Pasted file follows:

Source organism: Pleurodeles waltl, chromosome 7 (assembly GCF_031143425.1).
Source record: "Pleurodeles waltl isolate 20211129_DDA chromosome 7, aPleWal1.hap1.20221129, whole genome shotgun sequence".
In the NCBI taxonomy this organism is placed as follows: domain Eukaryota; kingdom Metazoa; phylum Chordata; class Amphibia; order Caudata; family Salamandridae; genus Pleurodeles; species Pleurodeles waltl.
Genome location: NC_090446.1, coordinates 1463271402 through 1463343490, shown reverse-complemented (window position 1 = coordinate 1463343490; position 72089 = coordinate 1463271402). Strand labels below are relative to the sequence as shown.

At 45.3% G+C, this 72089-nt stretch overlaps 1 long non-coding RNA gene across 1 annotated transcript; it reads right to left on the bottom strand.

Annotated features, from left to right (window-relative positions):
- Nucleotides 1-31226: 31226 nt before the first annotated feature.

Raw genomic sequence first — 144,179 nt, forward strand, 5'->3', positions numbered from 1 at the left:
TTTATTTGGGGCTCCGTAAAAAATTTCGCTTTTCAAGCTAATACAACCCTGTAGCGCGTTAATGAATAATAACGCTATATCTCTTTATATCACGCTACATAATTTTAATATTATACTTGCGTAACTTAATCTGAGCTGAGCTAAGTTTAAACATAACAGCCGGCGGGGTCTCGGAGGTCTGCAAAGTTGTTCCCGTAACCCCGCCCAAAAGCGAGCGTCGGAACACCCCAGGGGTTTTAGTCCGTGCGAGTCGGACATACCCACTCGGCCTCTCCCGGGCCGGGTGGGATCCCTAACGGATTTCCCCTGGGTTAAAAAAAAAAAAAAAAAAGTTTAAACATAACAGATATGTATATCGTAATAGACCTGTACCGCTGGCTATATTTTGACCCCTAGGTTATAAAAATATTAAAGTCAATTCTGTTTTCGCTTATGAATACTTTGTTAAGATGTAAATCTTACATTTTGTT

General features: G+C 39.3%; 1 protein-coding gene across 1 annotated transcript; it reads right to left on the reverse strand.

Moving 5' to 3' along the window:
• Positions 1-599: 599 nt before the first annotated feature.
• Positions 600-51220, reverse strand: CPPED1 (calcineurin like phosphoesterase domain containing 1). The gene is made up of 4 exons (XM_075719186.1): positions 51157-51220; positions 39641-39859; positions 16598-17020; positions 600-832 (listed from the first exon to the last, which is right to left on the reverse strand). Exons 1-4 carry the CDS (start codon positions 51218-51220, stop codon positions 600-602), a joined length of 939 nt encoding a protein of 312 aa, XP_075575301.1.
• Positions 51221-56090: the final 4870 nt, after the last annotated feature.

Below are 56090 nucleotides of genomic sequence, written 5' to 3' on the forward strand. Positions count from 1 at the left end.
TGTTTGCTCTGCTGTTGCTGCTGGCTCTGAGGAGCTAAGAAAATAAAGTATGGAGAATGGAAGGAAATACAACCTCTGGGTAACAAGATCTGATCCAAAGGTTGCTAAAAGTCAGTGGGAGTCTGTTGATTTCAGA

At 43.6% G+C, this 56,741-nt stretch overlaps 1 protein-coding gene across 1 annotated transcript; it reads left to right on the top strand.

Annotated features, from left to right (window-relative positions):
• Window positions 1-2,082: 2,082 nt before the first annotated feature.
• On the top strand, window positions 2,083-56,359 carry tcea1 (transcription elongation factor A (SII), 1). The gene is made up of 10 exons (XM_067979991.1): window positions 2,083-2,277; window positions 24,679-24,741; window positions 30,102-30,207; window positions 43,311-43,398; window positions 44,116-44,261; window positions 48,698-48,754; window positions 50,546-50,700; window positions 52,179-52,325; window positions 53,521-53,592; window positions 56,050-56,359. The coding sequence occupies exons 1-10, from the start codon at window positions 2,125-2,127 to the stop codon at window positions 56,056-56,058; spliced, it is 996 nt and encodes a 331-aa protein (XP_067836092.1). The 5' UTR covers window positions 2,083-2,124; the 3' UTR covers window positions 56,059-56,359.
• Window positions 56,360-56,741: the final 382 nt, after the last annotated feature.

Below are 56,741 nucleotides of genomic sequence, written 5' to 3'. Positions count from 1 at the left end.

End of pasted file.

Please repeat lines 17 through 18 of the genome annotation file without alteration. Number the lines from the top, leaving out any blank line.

At 43.6% G+C, this 56,741-nt stretch overlaps 1 protein-coding gene across 1 annotated transcript; it reads left to right on the top strand.

Annotated features, from left to right (window-relative positions):